Originally Posted by topflightpro
I can pretty much guarantee MattM isn't looking at his power when doing his long Z2 rides.
Actually - when I'm doing zone 2 during Base I'm like Froome and staring at my stem the whole time, making sure my 3s power is exactly in the z2 range, and that the average power is as well. Easy to go over or under without thinking about it, and I'm trying to stay 100% in that zone on those rides.

I won't claim that anyone should follow what I do; I'm sure you could pay someone to tell you otherwise. Or @Ygduf will tell you for free!
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Old 12-23-17, 10:05 AM
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I started training with power in 2008 and have had it ever since. I prefer to race and train with power. Since all my racing is timed events, I use power for a guide to assist in measuring out energy assuming it is allowed under the rules.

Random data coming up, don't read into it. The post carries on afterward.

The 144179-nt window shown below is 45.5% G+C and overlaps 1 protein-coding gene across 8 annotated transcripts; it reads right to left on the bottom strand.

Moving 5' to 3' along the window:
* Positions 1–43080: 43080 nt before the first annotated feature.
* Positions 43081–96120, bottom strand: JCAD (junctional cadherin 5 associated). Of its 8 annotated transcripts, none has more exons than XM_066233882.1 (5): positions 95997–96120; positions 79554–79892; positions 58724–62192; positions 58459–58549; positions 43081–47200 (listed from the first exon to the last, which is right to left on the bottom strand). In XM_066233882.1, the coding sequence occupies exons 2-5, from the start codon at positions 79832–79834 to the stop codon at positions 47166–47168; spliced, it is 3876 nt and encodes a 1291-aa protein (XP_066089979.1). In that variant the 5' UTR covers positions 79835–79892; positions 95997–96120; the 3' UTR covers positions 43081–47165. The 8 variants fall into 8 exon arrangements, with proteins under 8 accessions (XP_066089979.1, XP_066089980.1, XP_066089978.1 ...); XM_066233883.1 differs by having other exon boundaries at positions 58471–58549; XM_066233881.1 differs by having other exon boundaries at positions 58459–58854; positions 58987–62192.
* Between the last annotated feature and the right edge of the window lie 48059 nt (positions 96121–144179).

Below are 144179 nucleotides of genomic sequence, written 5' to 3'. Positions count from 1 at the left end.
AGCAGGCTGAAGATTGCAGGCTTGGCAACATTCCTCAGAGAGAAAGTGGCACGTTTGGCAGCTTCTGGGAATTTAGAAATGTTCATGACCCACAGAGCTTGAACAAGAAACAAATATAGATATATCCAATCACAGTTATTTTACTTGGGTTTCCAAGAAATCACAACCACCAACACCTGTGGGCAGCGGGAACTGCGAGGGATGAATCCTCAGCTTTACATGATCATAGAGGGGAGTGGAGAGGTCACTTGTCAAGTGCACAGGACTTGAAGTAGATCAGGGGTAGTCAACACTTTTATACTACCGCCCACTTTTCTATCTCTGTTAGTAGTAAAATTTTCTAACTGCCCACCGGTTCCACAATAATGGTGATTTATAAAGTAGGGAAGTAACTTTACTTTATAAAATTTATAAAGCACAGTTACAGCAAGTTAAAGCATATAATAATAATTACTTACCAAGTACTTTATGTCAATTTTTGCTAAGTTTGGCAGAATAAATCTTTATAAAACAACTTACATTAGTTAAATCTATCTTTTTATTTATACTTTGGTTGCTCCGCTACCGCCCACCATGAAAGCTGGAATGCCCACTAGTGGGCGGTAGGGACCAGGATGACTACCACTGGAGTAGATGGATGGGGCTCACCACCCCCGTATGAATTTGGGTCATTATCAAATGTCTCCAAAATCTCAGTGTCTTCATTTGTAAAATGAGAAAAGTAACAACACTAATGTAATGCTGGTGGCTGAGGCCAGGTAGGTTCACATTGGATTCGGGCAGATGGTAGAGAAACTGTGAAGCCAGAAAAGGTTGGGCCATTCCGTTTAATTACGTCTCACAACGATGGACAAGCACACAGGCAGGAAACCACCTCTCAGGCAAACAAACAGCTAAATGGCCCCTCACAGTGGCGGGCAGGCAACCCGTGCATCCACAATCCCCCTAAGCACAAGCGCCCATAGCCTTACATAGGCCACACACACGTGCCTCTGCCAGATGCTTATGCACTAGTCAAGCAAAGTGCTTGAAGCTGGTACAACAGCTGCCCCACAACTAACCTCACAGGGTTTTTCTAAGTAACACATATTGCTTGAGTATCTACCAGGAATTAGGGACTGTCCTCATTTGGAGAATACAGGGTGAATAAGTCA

I have power on all my bikes including track bikes.

Power is the racer's currency to buy speed. The more power one has the more speed one can buy. And not all speed costs the same. But if one is short on power, one has to look for less expensive speed - if it is available.

The application of speed at the right moments in time, determine results. If more speed is required and one cannot generate it, well, results suffer.

Now fixation on anything in sports seems to be problematic. So fixating on power production at the cost of everything else or obsessing about it is probably detrimental. And allowing a power number such as FTP to become a mental limiter is not great. Racing is about doing something extraordinary above and beyond what one was capable of doing in training.